By Dave Hanks
Montana in summer is alive with rodeo fever. It’s cow country and every little community has its own arena where the faithful gather religiously each Sunday. They arrive with their pick-up trucks, horse trailers, and that favorite Quarter Horse, one that means more to each cowboy than possibly his wife. However, she has one of her own – a barrel racing variety. Anyway, every Sunday the competition is on, bets are placed and money changes hands as the roping progresses.
Charlie was one of the faithful. A crusty old cowboy chiseled out of rock and rawhide. He really wasn’t old, just a couple of years more than me, but somehow he seemed ageless. If I were to return today, I would expect no change in him. Charlie was a close friend and colleague in the Registered Angus business. We spent many hours discussing the merits of various herd bulls in different breeding programs. These discussions were spiced with much laughter as he was a happy man with a dry, “down-home” type sense of humor. He worked at it and never let up. A day with Charlie was a day of holding your sides from continual merriment. However, he still looked forward to his Sundays when he could release some stress by roping a steer or two. His wife was a cowgirl from way back and rodeo was bred into their family’s soul.
One of the special events of our county’s annual rodeo was the wild-cow milking contest. Two people were involved. One on a horse to rope the cow and one on foot to race in and hold her by the head. The roper would then dismount with a pop bottle and milk enough to enable the milk to pour out of the bottle. Then he would dash to the finish line while the head-holder removed the rope from the cow. The rope must be removed or the team would be disqualified. The man with the assignment of holding the cow was called the “mugger.”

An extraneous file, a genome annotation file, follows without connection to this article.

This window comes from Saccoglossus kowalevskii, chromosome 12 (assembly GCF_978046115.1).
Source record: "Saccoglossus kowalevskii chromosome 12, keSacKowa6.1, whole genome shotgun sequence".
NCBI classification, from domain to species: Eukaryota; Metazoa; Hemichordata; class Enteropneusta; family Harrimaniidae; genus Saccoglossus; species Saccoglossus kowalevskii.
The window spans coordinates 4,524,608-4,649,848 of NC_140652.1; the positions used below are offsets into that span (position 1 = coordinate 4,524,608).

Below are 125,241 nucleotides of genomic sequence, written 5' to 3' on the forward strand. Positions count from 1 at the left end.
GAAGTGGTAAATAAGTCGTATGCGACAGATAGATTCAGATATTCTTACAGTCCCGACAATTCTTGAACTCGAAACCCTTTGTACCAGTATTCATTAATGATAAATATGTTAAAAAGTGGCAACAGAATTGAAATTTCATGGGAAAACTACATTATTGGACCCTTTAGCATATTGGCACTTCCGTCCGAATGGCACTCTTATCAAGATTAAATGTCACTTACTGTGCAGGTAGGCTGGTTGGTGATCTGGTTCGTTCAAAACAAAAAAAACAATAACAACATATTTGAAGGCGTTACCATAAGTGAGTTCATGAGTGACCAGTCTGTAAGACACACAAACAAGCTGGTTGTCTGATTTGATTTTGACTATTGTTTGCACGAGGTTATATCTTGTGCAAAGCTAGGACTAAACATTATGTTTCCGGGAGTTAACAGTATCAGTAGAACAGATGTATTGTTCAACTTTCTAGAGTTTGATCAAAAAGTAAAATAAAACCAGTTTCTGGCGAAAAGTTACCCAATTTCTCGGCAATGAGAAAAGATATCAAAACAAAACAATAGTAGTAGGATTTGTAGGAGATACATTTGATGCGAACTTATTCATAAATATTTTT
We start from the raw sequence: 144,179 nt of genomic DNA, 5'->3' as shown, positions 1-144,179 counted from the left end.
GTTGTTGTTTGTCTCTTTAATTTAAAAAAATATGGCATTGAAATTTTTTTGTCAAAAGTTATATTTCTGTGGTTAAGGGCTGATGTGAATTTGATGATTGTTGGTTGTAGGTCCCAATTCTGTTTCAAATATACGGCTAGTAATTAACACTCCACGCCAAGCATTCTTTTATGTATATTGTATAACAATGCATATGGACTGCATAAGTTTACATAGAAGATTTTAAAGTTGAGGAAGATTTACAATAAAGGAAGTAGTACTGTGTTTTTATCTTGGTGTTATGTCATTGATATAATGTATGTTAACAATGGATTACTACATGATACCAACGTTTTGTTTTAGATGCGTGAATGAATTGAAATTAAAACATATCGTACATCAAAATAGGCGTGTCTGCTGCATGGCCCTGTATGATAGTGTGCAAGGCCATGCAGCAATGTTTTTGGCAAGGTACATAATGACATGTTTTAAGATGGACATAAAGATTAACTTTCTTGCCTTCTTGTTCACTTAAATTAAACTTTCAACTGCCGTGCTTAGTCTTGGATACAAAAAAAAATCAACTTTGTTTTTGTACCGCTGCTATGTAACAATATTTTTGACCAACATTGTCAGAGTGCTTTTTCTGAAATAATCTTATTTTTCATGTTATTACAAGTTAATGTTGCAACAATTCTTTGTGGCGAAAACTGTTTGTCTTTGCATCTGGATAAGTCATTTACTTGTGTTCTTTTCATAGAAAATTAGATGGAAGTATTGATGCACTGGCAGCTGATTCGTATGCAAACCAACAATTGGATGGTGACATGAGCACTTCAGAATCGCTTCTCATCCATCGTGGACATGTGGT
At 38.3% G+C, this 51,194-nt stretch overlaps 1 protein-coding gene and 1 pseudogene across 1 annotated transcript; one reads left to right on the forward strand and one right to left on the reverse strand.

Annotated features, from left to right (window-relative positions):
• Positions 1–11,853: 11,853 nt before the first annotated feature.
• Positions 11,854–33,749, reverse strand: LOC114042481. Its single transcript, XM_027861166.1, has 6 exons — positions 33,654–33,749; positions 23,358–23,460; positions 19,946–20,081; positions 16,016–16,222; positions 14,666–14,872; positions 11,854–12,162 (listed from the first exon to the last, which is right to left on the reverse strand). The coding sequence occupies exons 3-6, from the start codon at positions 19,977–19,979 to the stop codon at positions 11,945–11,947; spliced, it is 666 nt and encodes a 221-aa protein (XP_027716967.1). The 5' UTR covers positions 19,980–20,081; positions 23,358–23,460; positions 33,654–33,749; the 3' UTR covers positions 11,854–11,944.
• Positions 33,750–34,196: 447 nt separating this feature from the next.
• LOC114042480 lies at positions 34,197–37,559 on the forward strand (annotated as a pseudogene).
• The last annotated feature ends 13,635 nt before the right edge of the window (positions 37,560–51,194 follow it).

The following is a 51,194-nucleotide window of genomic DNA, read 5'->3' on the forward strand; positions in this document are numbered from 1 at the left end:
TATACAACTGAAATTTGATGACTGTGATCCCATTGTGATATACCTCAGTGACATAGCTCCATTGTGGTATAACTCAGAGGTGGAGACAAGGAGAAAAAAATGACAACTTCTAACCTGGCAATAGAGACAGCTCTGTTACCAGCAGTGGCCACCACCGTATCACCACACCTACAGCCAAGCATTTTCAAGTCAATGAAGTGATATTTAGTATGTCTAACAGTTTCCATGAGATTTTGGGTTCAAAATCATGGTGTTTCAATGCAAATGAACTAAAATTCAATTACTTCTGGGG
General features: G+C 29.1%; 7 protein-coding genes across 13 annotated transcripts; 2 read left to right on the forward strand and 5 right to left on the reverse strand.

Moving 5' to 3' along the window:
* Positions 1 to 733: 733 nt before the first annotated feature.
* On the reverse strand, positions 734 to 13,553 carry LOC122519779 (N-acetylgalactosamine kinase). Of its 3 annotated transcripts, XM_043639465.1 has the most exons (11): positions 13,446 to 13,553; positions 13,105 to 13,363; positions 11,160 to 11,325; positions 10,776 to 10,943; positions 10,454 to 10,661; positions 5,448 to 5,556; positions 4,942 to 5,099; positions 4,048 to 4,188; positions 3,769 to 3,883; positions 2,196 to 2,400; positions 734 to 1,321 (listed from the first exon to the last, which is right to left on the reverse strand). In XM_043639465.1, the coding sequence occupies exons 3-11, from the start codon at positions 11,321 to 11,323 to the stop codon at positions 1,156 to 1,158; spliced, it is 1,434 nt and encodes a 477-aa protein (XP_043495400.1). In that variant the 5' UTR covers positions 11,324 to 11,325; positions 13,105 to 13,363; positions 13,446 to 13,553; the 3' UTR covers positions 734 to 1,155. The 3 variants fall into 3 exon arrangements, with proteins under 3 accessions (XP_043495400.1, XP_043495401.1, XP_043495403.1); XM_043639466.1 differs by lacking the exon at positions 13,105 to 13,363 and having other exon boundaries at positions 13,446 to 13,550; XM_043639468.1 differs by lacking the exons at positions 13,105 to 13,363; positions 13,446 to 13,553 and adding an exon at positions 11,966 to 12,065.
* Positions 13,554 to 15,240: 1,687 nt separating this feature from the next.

Being of large frame, somewhat stronger than average and a former collegiate wrestler, I was constantly beleaguered to be someone’s mugger. Charlie was no exception. He was always coaxing me to team up with him. After five years of finding excuses, I could think of no new ones. I consented to be his mugger in the upcoming annual rodeo. I had watched my neighbor’s son mug the previous year. He had a difficult time holding onto the cow and she had walked all over him. These were not your usual run-of-the-mill cows. They came straight off the range: rank, snotty-nosed and breathing fire. It was decided to be a wise move to practice some before actually entering the ring so out we went to a private arena to try it with a group of Mexican steers that were kept for roping purposes. However, those steers were much tamer and really didn’t prepare me for what was to come. The only benefit was in learning how to run in from the right-hand side of the horse and along the rope to position myself between rope and cow.
The day arrived and I had prepared myself mentally. Adrenaline was running and I was chomping at the bit to get at it. I didn’t know it then, but I was destined to become a legend among the local rodeo fans that day. It was a nice, temperate day with moderate cloud cover. A perfect day for sitting in the stands to watch an event and the stands were packed for the biggest event of the year in those parts.